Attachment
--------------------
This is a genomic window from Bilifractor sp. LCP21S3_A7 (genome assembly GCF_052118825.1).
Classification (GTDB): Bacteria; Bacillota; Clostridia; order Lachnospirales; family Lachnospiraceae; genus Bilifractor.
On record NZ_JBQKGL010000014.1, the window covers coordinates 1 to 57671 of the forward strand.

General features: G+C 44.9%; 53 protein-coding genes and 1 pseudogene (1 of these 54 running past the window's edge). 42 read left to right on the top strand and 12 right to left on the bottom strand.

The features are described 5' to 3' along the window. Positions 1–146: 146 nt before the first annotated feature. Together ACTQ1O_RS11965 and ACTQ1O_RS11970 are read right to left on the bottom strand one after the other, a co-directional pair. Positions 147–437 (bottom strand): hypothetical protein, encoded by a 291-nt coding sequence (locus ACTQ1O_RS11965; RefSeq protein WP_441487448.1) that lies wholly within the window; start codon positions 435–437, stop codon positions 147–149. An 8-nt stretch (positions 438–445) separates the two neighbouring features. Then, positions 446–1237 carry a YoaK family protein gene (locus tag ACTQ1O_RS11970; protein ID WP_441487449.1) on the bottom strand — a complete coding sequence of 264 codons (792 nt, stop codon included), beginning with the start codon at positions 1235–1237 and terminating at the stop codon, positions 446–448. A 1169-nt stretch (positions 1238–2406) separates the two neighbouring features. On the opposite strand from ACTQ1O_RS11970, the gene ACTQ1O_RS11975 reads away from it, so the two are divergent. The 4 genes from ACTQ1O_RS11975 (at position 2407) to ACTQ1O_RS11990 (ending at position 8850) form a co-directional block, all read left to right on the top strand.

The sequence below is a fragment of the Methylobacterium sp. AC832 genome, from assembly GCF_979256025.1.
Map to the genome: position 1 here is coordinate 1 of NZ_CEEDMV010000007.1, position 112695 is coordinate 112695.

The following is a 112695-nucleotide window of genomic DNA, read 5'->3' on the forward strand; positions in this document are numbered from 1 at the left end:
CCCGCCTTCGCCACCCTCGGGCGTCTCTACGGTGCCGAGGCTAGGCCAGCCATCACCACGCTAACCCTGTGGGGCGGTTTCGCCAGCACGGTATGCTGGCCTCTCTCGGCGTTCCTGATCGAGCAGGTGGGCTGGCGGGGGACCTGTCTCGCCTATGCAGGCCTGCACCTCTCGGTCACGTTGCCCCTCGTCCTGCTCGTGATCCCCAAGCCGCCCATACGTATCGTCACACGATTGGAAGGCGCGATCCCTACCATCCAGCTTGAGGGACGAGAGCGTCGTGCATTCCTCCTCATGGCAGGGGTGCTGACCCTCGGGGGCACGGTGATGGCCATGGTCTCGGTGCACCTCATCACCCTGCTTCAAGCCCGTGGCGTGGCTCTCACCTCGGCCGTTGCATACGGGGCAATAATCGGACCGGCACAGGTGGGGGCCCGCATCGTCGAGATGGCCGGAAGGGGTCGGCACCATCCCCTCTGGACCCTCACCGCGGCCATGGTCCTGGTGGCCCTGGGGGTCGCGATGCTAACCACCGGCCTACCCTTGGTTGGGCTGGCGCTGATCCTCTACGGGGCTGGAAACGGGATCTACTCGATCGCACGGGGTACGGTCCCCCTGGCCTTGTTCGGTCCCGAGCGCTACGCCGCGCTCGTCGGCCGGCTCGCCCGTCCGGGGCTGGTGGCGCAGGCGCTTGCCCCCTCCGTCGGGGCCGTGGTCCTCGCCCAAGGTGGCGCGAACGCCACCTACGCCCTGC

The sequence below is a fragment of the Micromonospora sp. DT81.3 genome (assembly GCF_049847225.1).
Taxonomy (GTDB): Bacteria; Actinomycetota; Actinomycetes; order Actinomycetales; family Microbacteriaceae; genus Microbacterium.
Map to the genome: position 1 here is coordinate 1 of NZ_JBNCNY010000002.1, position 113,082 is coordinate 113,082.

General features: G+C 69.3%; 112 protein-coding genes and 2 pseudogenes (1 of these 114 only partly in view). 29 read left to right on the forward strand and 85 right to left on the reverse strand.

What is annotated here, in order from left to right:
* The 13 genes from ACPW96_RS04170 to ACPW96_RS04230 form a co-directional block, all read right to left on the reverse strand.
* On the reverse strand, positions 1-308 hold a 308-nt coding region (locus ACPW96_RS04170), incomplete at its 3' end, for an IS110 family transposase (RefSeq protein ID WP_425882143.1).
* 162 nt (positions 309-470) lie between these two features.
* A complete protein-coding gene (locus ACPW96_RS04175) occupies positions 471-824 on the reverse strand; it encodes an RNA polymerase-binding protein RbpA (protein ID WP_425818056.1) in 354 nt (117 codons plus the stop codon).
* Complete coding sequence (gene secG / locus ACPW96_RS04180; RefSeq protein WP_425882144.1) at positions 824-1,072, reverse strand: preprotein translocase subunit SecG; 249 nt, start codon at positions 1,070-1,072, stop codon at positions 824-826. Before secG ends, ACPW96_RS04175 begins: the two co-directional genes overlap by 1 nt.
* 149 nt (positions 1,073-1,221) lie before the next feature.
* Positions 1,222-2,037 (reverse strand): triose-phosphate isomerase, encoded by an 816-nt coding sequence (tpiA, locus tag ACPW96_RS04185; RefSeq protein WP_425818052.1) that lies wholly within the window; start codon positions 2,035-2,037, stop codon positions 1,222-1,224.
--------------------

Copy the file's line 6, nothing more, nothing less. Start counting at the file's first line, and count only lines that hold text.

The sequence below is a fragment of the Methylobacterium sp. AC832 genome, from assembly GCF_979256025.1.